Oral Antihyperglycemic Medication Nonadherence and Subsequent Hospitalization Among Individuals With Type 2 Diabetes

  1. Denys T. Lau, PHD1 and
  2. David P. Nau, PHD2
  1. 1Pfizer Research Fellowship Program, Department of Health Management and Policy, The University of Michigan School of Public Health, Ann Arbor, Michigan
  2. 2Department of Social and Administrative Sciences, The University of Michigan College of Pharmacy, Ann Arbor, Michigan
  1. Address correspondence and reprint requests to David P. Nau, PhD, Assistant Professor, Department of Social and Administrative Sciences, The University of Michigan College of Pharmacy, 428 Church St., Ann Arbor, Michigan 48109-1065. E-mail: dnau{at}umich.edu


OBJECTIVE—This study examines the association between oral antihyperglycemic medication nonadherence and subsequent hospitalization among individuals with type 2 diabetes.

RESEARCH DESIGN AND METHODS—Using administrative claims data (2000–2001) from a managed care organization in the Midwestern U.S., this study analyzed 900 enrollees, aged 18 years and over, with type 2 diabetes who were taking oral antihyperglycemic agents both years but who did not use insulin. Nonadherence was defined as a medication possession ratio (MPR) <80%. Multivariate logistic regression analyses were performed where hospitalization in 2001 was regressed on nonadherence to the oral antihyperglycemic drug regimen in 2000, while controlling for nonadherence to drugs for hypertension and dyslipidemia and for hospitalization in 2000, age, sex, intensity of the diabetes drug regimen, and comorbidities.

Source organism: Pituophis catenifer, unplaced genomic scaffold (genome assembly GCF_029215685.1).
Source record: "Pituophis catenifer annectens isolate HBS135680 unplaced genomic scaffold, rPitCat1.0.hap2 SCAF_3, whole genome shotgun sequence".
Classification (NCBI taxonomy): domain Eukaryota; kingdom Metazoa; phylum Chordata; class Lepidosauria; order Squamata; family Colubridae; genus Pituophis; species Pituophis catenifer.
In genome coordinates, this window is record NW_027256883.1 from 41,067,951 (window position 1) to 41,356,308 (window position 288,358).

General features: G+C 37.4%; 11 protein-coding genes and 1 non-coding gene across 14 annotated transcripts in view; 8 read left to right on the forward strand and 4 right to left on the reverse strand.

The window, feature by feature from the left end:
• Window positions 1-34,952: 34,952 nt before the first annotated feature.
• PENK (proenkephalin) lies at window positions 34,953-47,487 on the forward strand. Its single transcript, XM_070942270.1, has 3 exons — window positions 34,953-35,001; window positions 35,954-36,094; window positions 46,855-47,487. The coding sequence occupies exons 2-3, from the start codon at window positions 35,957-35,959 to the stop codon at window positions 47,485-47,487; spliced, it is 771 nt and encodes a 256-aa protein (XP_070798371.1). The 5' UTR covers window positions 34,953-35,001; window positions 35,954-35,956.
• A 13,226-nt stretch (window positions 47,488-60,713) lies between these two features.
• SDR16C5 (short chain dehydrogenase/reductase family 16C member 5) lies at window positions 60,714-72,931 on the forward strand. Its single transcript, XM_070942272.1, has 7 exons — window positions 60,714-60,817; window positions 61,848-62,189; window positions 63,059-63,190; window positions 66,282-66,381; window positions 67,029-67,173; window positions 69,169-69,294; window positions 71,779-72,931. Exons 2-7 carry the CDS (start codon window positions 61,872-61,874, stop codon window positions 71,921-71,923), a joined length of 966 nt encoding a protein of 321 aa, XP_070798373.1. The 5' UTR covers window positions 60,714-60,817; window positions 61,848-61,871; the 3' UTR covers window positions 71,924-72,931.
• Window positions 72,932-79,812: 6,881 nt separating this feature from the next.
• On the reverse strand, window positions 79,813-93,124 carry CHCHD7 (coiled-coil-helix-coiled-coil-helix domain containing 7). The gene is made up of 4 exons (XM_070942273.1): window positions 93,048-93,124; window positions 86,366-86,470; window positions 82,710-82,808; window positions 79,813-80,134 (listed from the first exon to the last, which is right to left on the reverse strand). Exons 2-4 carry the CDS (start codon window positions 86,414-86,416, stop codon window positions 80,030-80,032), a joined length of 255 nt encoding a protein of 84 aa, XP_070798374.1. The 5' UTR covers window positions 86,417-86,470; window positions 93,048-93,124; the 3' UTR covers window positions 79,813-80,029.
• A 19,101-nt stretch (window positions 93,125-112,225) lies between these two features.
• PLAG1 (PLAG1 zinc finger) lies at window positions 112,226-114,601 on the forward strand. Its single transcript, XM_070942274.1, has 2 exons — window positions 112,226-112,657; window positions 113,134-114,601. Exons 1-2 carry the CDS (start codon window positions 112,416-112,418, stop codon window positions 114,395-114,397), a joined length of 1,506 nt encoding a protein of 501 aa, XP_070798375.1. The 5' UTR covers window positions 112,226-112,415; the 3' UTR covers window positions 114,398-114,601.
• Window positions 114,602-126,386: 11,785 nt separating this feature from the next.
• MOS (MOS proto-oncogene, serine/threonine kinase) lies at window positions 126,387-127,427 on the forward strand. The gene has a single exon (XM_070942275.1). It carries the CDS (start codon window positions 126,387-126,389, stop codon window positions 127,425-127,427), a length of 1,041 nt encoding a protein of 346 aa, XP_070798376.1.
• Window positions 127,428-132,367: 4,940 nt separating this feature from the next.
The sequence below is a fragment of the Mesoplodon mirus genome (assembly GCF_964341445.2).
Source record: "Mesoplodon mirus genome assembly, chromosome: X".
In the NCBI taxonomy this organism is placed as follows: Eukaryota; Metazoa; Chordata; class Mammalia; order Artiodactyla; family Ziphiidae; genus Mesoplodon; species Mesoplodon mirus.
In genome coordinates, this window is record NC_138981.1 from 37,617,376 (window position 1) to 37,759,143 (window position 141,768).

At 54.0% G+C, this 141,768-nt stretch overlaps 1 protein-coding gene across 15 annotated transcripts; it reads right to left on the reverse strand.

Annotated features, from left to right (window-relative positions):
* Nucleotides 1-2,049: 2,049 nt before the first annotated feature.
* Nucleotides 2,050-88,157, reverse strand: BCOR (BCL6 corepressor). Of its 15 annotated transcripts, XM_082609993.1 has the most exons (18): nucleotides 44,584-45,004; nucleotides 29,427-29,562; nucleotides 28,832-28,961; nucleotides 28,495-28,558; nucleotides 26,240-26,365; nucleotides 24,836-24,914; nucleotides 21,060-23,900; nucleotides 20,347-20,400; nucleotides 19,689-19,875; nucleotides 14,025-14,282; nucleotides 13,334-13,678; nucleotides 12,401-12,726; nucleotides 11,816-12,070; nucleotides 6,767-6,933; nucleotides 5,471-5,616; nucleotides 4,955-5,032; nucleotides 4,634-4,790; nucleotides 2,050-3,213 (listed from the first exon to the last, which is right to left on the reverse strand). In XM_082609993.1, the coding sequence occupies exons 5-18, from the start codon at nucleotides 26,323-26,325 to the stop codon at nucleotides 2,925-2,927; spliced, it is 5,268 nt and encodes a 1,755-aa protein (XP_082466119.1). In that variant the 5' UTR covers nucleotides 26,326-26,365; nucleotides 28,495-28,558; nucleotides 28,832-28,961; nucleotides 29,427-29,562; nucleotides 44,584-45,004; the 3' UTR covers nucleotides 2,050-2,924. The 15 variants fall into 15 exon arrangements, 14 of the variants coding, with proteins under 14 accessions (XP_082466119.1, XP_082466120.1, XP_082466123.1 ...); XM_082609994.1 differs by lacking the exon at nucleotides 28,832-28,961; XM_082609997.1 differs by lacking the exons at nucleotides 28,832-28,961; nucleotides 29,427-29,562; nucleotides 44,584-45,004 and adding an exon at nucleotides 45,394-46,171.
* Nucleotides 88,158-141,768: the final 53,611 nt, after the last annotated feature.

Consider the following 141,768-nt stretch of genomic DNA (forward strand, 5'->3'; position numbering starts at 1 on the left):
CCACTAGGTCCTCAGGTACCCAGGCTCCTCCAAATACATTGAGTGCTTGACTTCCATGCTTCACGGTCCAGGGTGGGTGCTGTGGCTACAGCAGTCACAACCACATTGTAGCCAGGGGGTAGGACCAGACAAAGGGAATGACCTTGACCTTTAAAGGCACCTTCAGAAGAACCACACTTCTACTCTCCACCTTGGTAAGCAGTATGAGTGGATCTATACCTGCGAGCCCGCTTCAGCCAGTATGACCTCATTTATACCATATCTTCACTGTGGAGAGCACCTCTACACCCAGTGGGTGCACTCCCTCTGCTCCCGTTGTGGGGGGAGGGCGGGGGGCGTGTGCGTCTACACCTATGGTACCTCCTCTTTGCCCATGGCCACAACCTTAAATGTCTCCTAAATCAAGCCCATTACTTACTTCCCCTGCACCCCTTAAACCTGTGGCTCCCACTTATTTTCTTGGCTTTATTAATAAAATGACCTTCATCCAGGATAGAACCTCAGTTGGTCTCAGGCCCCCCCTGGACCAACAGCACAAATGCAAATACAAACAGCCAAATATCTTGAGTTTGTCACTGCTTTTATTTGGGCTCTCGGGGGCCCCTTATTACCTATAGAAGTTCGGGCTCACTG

RESULTS—The proportion of enrollees who were nonadherent to the antihyperglycemic drug regimen in 2001 was 28.9%, whereas 18.8 and 26.9% were nonadherent to antihypertensive and lipid-modifying drugs, respectively. The increase in the hospitalization rate for 2001 was most apparent where the antihyperglycemic MPR for 2000 dropped to <80%. Enrollees who were nonadherent to oral diabetes medications in 2000 were at higher risk of hospitalization in 2001 (odds ratio 2.53; 95% CI 1.38–4.64), whereas nonadherence to drugs for hypertension and dyslipidemia were not significantly associated with hospitalization.

CONCLUSIONS—Patients with type 2 diabetes who do not obtain at least 80% of their oral antihyperglycemic medications across 1 year are at a higher risk of hospitalization in the following year.


  • Additional information for this article can be found in an online appendix at http://care.diabetesjournals.org.

    A table elsewhere in this issue shows conventional and Système International (SI) units and conversion factors for many substances.

    • Accepted June 2, 2004.
    • Received March 3, 2004.
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